Historically meaningful oceanic ‘worlds’ require a human filament to connect their islands and beaches. The Pacific first became such a world with the voyages of the Polynesians, beginning several thousand years ago. Polynesian long-range voyaging had declined by 1500 CE, but at its peak it linked most of the great ocean, from the sub-Antarctic Auckland Islands in the south to Hawai’i in the north. Research is now confirming that Polynesians reached South America too, and one might add that a cousin culture reached East Africa — a staggering Neolithic globalisation.1 A second Pacific world was inaugurated soon after 1500, when Iberians appeared on the eastern and western Pacific coasts, and connected the two from 1571 with the annual voyages of the Manila galleon from the Philippines to Mexico. Over the next three centuries, the islands and beaches of the Pacific were increasingly linked together and to the rest of the world. Europeans instituted these linkages, but Asians, Amerindians and Pacific Islanders used them too. Did Europeans bring racism into this Pacific world, like a snake into the garden? Was it with them when they arrived, or did it emerge thereafter, perhaps with the help of their Pacific experience? How important was the Pacific to racism, and racism to Pacific history?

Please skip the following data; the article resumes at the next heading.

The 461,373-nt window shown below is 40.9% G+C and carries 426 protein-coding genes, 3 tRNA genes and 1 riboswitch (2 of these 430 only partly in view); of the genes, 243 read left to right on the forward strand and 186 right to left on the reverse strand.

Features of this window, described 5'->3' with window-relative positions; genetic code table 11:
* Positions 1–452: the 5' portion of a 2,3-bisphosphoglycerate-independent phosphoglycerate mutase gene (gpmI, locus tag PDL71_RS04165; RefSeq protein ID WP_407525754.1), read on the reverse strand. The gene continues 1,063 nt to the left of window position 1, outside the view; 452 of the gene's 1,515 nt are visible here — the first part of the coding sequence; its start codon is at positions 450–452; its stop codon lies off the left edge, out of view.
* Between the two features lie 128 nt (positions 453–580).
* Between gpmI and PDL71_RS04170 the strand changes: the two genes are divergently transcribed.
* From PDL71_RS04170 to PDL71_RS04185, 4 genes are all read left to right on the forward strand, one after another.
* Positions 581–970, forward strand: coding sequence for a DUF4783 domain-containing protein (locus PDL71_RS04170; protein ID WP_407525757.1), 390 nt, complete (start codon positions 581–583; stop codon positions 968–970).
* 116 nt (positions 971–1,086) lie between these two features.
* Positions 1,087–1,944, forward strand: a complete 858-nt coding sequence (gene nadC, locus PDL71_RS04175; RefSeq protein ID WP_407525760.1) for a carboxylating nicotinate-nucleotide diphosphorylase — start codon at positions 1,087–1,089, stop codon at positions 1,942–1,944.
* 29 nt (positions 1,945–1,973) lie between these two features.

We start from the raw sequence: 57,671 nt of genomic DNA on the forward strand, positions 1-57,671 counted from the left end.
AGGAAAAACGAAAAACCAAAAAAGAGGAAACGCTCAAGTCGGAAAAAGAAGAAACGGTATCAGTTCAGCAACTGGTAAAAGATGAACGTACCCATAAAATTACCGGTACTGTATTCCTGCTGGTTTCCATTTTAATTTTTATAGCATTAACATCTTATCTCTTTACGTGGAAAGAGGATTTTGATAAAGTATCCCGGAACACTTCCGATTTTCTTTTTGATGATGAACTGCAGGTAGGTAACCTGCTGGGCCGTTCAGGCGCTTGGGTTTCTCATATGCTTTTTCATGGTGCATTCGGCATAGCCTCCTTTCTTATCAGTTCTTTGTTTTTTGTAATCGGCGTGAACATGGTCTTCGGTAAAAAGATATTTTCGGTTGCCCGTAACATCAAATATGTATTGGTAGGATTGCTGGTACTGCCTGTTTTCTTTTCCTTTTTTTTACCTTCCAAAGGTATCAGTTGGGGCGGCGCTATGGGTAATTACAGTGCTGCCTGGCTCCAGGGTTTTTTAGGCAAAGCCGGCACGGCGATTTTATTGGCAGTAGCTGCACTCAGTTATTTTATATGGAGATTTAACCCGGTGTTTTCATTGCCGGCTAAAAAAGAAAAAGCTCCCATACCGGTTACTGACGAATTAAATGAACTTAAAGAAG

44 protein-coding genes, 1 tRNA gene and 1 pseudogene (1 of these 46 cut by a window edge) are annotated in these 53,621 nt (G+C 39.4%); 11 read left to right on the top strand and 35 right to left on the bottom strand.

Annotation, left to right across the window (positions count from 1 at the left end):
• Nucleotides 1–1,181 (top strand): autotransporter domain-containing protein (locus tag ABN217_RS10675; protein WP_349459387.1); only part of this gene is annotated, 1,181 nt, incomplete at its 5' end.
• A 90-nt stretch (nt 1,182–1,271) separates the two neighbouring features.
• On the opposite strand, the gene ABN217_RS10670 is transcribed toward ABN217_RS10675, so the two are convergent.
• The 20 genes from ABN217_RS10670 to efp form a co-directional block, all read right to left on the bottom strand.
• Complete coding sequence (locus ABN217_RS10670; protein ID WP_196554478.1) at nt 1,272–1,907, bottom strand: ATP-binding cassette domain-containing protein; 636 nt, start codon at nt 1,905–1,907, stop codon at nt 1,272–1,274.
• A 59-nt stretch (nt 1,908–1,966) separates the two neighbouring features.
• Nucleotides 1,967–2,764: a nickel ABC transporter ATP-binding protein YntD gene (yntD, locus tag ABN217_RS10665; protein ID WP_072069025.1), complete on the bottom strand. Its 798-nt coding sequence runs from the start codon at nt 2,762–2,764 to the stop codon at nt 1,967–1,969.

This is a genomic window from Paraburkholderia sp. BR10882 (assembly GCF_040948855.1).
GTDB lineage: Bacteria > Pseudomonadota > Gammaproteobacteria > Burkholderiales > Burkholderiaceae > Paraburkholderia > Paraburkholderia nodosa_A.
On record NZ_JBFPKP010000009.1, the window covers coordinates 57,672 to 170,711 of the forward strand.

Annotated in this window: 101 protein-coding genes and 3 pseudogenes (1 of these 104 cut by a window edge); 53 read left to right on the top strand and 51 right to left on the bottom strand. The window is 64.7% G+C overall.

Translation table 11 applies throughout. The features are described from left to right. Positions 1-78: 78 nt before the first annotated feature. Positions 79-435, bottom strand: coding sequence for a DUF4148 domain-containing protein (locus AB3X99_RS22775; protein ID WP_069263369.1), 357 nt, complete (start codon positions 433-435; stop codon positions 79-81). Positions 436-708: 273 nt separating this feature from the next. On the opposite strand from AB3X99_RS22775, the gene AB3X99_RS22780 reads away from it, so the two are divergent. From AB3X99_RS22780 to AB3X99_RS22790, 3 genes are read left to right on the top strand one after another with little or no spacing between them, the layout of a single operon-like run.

Swipe to navigate through the chapters of this book
Please log in to get access to this content
To get access to this content you need the following product:
- Macmillan Education UK
- Sequence number
- Chapter number